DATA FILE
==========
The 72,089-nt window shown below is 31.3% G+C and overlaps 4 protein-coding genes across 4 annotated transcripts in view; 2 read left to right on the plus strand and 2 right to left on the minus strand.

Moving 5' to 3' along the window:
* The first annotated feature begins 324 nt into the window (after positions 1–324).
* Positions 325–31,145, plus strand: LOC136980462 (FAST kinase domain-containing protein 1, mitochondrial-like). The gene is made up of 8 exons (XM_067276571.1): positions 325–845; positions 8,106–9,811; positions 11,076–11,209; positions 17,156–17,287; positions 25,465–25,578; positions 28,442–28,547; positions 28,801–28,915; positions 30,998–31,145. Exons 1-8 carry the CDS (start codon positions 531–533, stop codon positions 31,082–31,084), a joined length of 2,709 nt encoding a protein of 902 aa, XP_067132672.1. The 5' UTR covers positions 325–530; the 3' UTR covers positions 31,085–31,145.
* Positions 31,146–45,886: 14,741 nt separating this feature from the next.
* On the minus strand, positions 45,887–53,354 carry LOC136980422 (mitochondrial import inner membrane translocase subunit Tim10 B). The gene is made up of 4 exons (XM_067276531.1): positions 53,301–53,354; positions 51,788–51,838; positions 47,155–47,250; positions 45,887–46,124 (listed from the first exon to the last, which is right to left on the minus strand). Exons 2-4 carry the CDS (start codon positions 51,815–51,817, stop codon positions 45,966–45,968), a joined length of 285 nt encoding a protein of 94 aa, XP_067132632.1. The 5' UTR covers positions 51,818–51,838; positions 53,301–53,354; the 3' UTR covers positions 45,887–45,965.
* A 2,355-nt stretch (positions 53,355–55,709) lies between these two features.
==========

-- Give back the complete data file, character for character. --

The 72,089-nt window shown below is 31.3% G+C and overlaps 4 protein-coding genes across 4 annotated transcripts in view; 2 read left to right on the plus strand and 2 right to left on the minus strand.

Moving 5' to 3' along the window:
* The first annotated feature begins 324 nt into the window (after positions 1–324).
* Positions 325–31,145, plus strand: LOC136980462 (FAST kinase domain-containing protein 1, mitochondrial-like). The gene is made up of 8 exons (XM_067276571.1): positions 325–845; positions 8,106–9,811; positions 11,076–11,209; positions 17,156–17,287; positions 25,465–25,578; positions 28,442–28,547; positions 28,801–28,915; positions 30,998–31,145. Exons 1-8 carry the CDS (start codon positions 531–533, stop codon positions 31,082–31,084), a joined length of 2,709 nt encoding a protein of 902 aa, XP_067132672.1. The 5' UTR covers positions 325–530; the 3' UTR covers positions 31,085–31,145.
* Positions 31,146–45,886: 14,741 nt separating this feature from the next.
* On the minus strand, positions 45,887–53,354 carry LOC136980422 (mitochondrial import inner membrane translocase subunit Tim10 B). The gene is made up of 4 exons (XM_067276531.1): positions 53,301–53,354; positions 51,788–51,838; positions 47,155–47,250; positions 45,887–46,124 (listed from the first exon to the last, which is right to left on the minus strand). Exons 2-4 carry the CDS (start codon positions 51,815–51,817, stop codon positions 45,966–45,968), a joined length of 285 nt encoding a protein of 94 aa, XP_067132632.1. The 5' UTR covers positions 51,818–51,838; positions 53,301–53,354; the 3' UTR covers positions 45,887–45,965.
* A 2,355-nt stretch (positions 53,355–55,709) lies between these two features.